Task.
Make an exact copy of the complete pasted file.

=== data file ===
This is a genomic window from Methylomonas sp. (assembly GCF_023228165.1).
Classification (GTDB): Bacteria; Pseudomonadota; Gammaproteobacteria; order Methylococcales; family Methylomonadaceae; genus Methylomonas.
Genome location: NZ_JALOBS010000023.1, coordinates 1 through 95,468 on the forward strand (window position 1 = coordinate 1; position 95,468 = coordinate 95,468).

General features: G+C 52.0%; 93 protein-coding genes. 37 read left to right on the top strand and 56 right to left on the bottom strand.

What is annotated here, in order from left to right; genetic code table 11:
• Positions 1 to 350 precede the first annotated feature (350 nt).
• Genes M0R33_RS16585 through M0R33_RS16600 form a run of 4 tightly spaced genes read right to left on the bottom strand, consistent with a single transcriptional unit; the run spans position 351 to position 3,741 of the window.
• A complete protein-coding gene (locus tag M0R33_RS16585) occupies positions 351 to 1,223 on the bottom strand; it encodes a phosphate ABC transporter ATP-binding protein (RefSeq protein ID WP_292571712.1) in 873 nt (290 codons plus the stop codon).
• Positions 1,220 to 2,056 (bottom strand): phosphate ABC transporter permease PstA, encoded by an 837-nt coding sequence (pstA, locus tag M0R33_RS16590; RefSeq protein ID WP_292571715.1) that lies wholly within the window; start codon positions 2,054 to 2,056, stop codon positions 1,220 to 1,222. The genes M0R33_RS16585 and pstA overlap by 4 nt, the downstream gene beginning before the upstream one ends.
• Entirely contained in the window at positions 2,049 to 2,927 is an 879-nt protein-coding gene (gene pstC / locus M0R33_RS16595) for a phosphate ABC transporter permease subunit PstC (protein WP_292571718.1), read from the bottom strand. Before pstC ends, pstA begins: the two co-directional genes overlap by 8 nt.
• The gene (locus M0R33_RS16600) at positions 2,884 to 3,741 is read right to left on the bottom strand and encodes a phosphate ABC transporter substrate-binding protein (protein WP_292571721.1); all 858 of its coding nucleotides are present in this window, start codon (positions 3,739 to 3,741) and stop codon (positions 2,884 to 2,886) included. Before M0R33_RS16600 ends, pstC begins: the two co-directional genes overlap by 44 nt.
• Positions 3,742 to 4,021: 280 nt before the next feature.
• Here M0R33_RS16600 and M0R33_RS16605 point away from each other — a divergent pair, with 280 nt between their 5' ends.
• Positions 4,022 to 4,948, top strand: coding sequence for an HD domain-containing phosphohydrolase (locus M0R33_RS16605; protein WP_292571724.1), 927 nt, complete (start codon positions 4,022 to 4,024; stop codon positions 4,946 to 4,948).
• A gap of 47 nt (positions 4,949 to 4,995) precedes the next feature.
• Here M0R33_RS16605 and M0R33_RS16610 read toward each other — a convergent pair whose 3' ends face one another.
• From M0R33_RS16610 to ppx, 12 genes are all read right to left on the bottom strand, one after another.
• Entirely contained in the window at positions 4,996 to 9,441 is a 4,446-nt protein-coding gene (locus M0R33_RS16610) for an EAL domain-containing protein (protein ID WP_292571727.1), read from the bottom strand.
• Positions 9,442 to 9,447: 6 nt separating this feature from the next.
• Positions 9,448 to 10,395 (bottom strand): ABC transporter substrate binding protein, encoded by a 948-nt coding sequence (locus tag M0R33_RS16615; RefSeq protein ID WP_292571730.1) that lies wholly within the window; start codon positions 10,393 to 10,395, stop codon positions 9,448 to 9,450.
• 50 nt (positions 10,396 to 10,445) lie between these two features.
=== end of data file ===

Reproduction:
This is a genomic window from Methylomonas sp. (assembly GCF_023228165.1).
Classification (GTDB): Bacteria; Pseudomonadota; Gammaproteobacteria; order Methylococcales; family Methylomonadaceae; genus Methylomonas.
Genome location: NZ_JALOBS010000023.1, coordinates 1 through 95,468 on the forward strand (window position 1 = coordinate 1; position 95,468 = coordinate 95,468).

General features: G+C 52.0%; 93 protein-coding genes. 37 read left to right on the top strand and 56 right to left on the bottom strand.

What is annotated here, in order from left to right; genetic code table 11:
• Positions 1 to 350 precede the first annotated feature (350 nt).
• Genes M0R33_RS16585 through M0R33_RS16600 form a run of 4 tightly spaced genes read right to left on the bottom strand, consistent with a single transcriptional unit; the run spans position 351 to position 3,741 of the window.
• A complete protein-coding gene (locus tag M0R33_RS16585) occupies positions 351 to 1,223 on the bottom strand; it encodes a phosphate ABC transporter ATP-binding protein (RefSeq protein ID WP_292571712.1) in 873 nt (290 codons plus the stop codon).
• Positions 1,220 to 2,056 (bottom strand): phosphate ABC transporter permease PstA, encoded by an 837-nt coding sequence (pstA, locus tag M0R33_RS16590; RefSeq protein ID WP_292571715.1) that lies wholly within the window; start codon positions 2,054 to 2,056, stop codon positions 1,220 to 1,222. The genes M0R33_RS16585 and pstA overlap by 4 nt, the downstream gene beginning before the upstream one ends.
• Entirely contained in the window at positions 2,049 to 2,927 is an 879-nt protein-coding gene (gene pstC / locus M0R33_RS16595) for a phosphate ABC transporter permease subunit PstC (protein WP_292571718.1), read from the bottom strand. Before pstC ends, pstA begins: the two co-directional genes overlap by 8 nt.
• The gene (locus M0R33_RS16600) at positions 2,884 to 3,741 is read right to left on the bottom strand and encodes a phosphate ABC transporter substrate-binding protein (protein WP_292571721.1); all 858 of its coding nucleotides are present in this window, start codon (positions 3,739 to 3,741) and stop codon (positions 2,884 to 2,886) included. Before M0R33_RS16600 ends, pstC begins: the two co-directional genes overlap by 44 nt.
• Positions 3,742 to 4,021: 280 nt before the next feature.
• Here M0R33_RS16600 and M0R33_RS16605 point away from each other — a divergent pair, with 280 nt between their 5' ends.
• Positions 4,022 to 4,948, top strand: coding sequence for an HD domain-containing phosphohydrolase (locus M0R33_RS16605; protein WP_292571724.1), 927 nt, complete (start codon positions 4,022 to 4,024; stop codon positions 4,946 to 4,948).
• A gap of 47 nt (positions 4,949 to 4,995) precedes the next feature.
• Here M0R33_RS16605 and M0R33_RS16610 read toward each other — a convergent pair whose 3' ends face one another.
• From M0R33_RS16610 to ppx, 12 genes are all read right to left on the bottom strand, one after another.
• Entirely contained in the window at positions 4,996 to 9,441 is a 4,446-nt protein-coding gene (locus M0R33_RS16610) for an EAL domain-containing protein (protein ID WP_292571727.1), read from the bottom strand.
• Positions 9,442 to 9,447: 6 nt separating this feature from the next.
• Positions 9,448 to 10,395 (bottom strand): ABC transporter substrate binding protein, encoded by a 948-nt coding sequence (locus tag M0R33_RS16615; RefSeq protein ID WP_292571730.1) that lies wholly within the window; start codon positions 10,393 to 10,395, stop codon positions 9,448 to 9,450.
• 50 nt (positions 10,396 to 10,445) lie between these two features.